I am having too much fun
It can be hard enough to keep a consistent practice schedule during the school year, and it somehow gets harder in the summer when you supposedly have more “free time”. But this “free time” quickly goes away if you’re traveling, taking summer classes, or if you’re on a staycation, destination Couch. Well, we’ve got some tips that will hopefully keep you on some sort of practice routine.
1. Make a schedule. Write it down, set alarms, plan to go to your school’s practice rooms (if they’re open) with your friends. Schedule private lessons over the summer and/or watch MusicProfessor videos for a review. Practice at a time when you know it’ll be easier to focus.
2. Practice even when you’re on vacation. Brass players - you can take your mouthpiece and do some buzzing exercises in your hotel room or in the car. Woodwinds - practice making your embouchure to keep your muscles in shape. Even 10 minutes of practicing while you’re waiting for your turn in the shower is better than nothing.
3. Don’t forget the basics. If you haven’t practiced in a while, it’s important that you start out with basic tonguing/buzzing/scalar exercises. Start out simple and slow with 10-15 minutes of practice, then work your way up to 30 minutes, then an hour if you desire. This will help you avoid sloppiness in the beginning, and after a few practice sessions your body will quickly jump back into gear.
4. Find other groups to play with. Look into band or instrument camps in your area. Play with local church or theatre groups. Consider joining a community band. Create your own ensemble that can go play at retirement homes, hospitals, or at community events.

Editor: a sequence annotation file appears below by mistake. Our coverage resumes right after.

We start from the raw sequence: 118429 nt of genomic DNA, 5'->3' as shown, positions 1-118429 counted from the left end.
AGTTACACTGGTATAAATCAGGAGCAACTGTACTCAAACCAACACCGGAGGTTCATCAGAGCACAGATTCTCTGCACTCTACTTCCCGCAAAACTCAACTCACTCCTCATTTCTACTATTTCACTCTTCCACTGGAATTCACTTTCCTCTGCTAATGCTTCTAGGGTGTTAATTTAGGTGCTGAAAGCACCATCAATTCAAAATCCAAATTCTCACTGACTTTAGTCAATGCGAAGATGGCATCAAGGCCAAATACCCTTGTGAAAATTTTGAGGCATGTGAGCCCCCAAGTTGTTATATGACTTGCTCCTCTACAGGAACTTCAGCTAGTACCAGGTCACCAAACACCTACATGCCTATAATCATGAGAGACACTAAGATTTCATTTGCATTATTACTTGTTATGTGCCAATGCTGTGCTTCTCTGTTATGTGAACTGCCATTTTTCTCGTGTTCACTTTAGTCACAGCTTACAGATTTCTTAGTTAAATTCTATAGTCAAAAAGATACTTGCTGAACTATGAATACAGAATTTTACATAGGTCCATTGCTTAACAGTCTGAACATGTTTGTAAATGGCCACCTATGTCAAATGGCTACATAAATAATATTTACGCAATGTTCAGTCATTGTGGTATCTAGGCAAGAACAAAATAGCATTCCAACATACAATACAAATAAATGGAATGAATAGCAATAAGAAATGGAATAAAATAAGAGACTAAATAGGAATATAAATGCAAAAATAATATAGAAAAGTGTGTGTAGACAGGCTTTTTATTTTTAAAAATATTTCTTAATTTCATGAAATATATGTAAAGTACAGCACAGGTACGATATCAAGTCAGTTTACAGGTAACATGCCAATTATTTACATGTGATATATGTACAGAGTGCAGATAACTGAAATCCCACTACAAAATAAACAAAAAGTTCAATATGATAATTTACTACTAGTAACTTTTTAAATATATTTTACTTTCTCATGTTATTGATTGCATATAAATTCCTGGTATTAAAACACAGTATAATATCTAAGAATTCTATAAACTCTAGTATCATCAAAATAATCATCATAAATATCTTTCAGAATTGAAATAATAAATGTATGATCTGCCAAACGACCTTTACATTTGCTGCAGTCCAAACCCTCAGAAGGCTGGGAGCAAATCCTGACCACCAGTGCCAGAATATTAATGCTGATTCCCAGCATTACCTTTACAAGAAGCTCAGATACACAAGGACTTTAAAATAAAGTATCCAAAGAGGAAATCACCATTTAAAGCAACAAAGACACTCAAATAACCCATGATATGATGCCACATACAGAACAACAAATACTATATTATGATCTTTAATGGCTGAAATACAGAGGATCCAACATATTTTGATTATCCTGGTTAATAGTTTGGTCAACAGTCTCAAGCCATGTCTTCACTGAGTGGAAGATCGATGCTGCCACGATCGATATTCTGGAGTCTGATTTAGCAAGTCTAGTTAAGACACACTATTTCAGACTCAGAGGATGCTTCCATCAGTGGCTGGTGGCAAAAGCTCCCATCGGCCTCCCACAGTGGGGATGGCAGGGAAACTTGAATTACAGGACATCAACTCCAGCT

5. Remember, playing is fun! Have a concert for your family and friends. Go on an excursion to your local music store (or the web) and buy a music book from your favorite movie or artist and learn to play those songs. Or, if you’re up for the challenge, try and figure out the melody of a popular song on your own.
6. Reward yourself. Once you’re done practicing, take a break and go outside (or back to your couch)! But don’t forget to properly take care of your instrument. That means cleaning it after you play it, storing it properly, disposing of reeds when they’re old, using valve oil and cork grease to keep your instrument in good working condition.
So I’m currently taking volunteers to come give me a massage because I could sure use one right about now. So sore ugh
Biggest Pet Peeve:
Hmm that’s a good question. Probably would have to be talking behind someone’s back (especially mine). I feel like they always find out and it’s much better if you say something to the person you have the problem with. At least with me, I have more respect for you if you’re just straight up with me. I’ve been trying to get better at this myself, but yeah we’ll go with that.
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